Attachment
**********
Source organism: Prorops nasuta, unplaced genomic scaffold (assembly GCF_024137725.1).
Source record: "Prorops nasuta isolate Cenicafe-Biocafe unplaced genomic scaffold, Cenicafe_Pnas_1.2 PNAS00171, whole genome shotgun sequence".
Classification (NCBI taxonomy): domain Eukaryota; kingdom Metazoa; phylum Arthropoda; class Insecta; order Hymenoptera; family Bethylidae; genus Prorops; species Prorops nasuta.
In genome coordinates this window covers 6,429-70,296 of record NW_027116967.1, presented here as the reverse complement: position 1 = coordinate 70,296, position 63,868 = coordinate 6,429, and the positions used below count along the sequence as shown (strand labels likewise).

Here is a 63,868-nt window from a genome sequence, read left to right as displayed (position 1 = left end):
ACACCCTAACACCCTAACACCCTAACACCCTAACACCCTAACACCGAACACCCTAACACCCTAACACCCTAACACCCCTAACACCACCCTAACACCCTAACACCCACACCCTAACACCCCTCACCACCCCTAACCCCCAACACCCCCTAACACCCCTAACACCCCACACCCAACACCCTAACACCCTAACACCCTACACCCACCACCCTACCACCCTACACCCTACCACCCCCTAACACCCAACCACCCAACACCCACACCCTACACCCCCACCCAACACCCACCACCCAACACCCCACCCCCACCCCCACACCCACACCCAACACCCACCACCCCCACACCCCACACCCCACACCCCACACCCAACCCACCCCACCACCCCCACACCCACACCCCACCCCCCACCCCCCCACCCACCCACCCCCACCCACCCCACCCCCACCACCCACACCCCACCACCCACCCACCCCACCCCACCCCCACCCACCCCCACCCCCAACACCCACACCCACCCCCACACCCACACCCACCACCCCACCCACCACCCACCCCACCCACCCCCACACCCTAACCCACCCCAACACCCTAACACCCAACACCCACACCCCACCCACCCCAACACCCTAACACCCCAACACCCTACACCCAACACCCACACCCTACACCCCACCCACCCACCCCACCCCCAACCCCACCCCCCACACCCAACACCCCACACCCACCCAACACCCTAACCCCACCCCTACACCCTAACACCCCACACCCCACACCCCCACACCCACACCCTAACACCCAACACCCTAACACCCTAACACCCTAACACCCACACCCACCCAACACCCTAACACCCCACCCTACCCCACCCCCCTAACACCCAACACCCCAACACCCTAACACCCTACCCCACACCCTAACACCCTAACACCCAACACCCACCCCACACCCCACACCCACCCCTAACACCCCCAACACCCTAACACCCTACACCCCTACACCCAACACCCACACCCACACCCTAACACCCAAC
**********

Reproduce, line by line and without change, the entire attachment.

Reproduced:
Source organism: Prorops nasuta, unplaced genomic scaffold (assembly GCF_024137725.1).
Source record: "Prorops nasuta isolate Cenicafe-Biocafe unplaced genomic scaffold, Cenicafe_Pnas_1.2 PNAS00171, whole genome shotgun sequence".
Classification (NCBI taxonomy): domain Eukaryota; kingdom Metazoa; phylum Arthropoda; class Insecta; order Hymenoptera; family Bethylidae; genus Prorops; species Prorops nasuta.
In genome coordinates this window covers 6,429-70,296 of record NW_027116967.1, presented here as the reverse complement: position 1 = coordinate 70,296, position 63,868 = coordinate 6,429, and the positions used below count along the sequence as shown (strand labels likewise).

Here is a 63,868-nt window from a genome sequence, read left to right as displayed (position 1 = left end):
ACACCCTAACACCCTAACACCCTAACACCCTAACACCCTAACACCGAACACCCTAACACCCTAACACCCTAACACCCCTAACACCACCCTAACACCCTAACACCCACACCCTAACACCCCTCACCACCCCTAACCCCCAACACCCCCTAACACCCCTAACACCCCACACCCAACACCCTAACACCCTAACACCCTACACCCACCACCCTACCACCCTACACCCTACCACCCCCTAACACCCAACCACCCAACACCCACACCCTACACCCCCACCCAACACCCACCACCCAACACCCCACCCCCACCCCCACACCCACACCCAACACCCACCACCCCCACACCCCACACCCCACACCCCACACCCAACCCACCCCACCACCCCCACACCCACACCCCACCCCCCACCCCCCCACCCACCCACCCCCACCCACCCCACCCCCACCACCCACACCCCACCACCCACCCACCCCACCCCACCCCCACCCACCCCCACCCCCAACACCCACACCCACCCCCACACCCACACCCACCACCCCACCCACCACCCACCCCACCCACCCCCACACCCTAACCCACCCCAACACCCTAACACCCAACACCCACACCCCACCCACCCCAACACCCTAACACCCCAACACCCTACACCCAACACCCACACCCTACACCCCACCCACCCACCCCACCCCCAACCCCACCCCCCACACCCAACACCCCACACCCACCCAACACCCTAACCCCACCCCTACACCCTAACACCCCACACCCCACACCCCCACACCCACACCCTAACACCCAACACCCTAACACCCTAACACCCTAACACCCACACCCACCCAACACCCTAACACCCCACCCTACCCCACCCCCCTAACACCCAACACCCCAACACCCTAACACCCTACCCCACACCCTAACACCCTAACACCCAACACCCACCCCACACCCCACACCCACCCCTAACACCCCCAACACCCTAACACCCTACACCCCTACACCCAACACCCACACCCACACCCTAACACCCAAC